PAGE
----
Friday, April 30, 2010
Fox Tossing - a mental earworm
Maggie Koerth-Baker says:
Is there a German word for "the feeling you get when something is so ridiculous that you want to laugh, yet is simultaneously jaw-droppingly horrible"? Can we make one up?
I ask, because I recently discovered Fox-Tossing, a 17th/18th century European pastime that is exactly what it sounds like. People would go out in a field and set up a little fenced-in court. Then high-society types would stand, in pairs, holding slack ropes. Then a bunch of foxes would be released into the court. When the foxes ran over the ropes, the players pulled the ropes tight, launching the foxes up into the air. Repeat until all foxes are dead.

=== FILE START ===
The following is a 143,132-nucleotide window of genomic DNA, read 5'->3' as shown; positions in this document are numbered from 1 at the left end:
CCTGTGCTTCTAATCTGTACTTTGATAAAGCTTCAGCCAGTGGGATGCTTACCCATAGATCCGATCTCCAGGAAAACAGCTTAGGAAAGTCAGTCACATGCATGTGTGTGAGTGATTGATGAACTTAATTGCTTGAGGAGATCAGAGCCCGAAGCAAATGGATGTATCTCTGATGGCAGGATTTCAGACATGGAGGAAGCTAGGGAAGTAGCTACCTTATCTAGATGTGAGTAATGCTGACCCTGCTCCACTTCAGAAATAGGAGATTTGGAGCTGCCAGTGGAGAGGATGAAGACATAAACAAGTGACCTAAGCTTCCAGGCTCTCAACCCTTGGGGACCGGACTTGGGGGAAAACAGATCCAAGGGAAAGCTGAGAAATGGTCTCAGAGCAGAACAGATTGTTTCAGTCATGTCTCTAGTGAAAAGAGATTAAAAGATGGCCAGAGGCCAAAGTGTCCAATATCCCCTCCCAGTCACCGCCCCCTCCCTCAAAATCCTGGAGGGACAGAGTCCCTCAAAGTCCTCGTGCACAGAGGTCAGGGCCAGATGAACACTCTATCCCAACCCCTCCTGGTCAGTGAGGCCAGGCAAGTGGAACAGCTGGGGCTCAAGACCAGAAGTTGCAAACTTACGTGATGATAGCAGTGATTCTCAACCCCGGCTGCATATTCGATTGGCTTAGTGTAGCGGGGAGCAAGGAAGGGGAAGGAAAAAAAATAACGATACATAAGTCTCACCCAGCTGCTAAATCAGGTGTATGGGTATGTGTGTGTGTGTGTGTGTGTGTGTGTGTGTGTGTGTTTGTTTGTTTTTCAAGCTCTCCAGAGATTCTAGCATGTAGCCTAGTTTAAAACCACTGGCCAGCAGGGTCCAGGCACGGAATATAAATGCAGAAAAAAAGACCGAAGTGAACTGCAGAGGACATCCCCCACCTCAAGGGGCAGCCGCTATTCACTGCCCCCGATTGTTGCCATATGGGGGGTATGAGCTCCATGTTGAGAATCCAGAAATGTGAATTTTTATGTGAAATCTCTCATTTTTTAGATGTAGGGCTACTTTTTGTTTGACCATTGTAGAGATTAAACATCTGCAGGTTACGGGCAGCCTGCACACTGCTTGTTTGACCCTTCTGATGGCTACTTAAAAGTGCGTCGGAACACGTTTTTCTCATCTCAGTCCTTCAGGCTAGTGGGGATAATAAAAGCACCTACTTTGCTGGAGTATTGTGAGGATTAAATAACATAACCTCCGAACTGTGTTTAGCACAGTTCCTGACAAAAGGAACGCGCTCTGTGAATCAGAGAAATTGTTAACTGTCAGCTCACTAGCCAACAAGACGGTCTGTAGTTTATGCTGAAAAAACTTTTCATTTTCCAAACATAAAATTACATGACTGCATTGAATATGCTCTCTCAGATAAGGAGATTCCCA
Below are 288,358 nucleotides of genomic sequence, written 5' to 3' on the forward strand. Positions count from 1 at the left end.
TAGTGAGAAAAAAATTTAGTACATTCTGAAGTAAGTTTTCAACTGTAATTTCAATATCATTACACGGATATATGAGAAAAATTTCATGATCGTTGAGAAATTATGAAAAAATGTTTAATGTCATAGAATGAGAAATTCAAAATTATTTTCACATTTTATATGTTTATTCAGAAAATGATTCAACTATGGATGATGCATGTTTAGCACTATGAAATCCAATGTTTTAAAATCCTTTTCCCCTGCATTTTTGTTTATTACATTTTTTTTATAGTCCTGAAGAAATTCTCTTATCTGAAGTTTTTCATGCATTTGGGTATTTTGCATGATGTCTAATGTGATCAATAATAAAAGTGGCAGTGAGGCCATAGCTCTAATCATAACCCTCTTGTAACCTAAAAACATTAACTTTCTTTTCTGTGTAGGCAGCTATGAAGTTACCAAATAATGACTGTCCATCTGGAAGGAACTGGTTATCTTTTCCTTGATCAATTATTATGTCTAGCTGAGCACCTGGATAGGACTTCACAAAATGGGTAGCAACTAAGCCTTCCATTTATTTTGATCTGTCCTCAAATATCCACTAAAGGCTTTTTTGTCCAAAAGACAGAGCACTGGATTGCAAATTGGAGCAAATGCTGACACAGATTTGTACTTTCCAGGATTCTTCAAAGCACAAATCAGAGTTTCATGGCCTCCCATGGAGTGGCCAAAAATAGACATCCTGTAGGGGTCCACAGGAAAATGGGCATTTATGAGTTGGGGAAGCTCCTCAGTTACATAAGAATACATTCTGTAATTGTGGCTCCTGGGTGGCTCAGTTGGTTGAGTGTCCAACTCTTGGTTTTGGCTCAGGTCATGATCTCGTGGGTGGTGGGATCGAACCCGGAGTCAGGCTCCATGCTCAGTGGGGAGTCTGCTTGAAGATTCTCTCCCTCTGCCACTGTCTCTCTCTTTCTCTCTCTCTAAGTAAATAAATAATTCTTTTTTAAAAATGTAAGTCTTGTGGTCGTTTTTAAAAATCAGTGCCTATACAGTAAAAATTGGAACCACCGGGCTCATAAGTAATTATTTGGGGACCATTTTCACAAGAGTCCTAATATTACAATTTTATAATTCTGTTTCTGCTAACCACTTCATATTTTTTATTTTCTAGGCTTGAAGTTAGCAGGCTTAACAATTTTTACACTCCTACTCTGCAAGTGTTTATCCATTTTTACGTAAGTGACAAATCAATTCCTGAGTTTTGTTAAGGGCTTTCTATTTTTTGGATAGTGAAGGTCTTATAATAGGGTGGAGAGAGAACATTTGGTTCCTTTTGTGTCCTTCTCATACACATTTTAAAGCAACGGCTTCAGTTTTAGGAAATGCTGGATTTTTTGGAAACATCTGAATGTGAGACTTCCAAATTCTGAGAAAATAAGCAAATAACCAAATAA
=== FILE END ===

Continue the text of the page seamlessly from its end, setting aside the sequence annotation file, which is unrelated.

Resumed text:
My first thought was what’s wrong, can’t they afford horses to chase them like the English? But my ancestors who spoke German were from Lichtenstein, so I guess I don’t have the right DNA to grok German culture.
But to back up a little, yes. You read that right. Fox. Tossing.
“The tossing of foxes and other animals was not without risk to the participants, as it was not uncommon for the terrified animals to turn on the tossers. Wildcats were particularly troublesome; as one writer remarked, they ‘do not give a pleasing kind of sport, for if they cannot bury their claws and teeth in the faces or legs of the tossers, they cling to the tossing-slings for dear life, and it is next to impossible to give one of these animals a skilful toss’.”
And the 17th and 18th century Germans didn't have violent TV/video games/movies to blame it on.
So, please allow me to share this mental earworm so I can rid myself of it and get on with my life.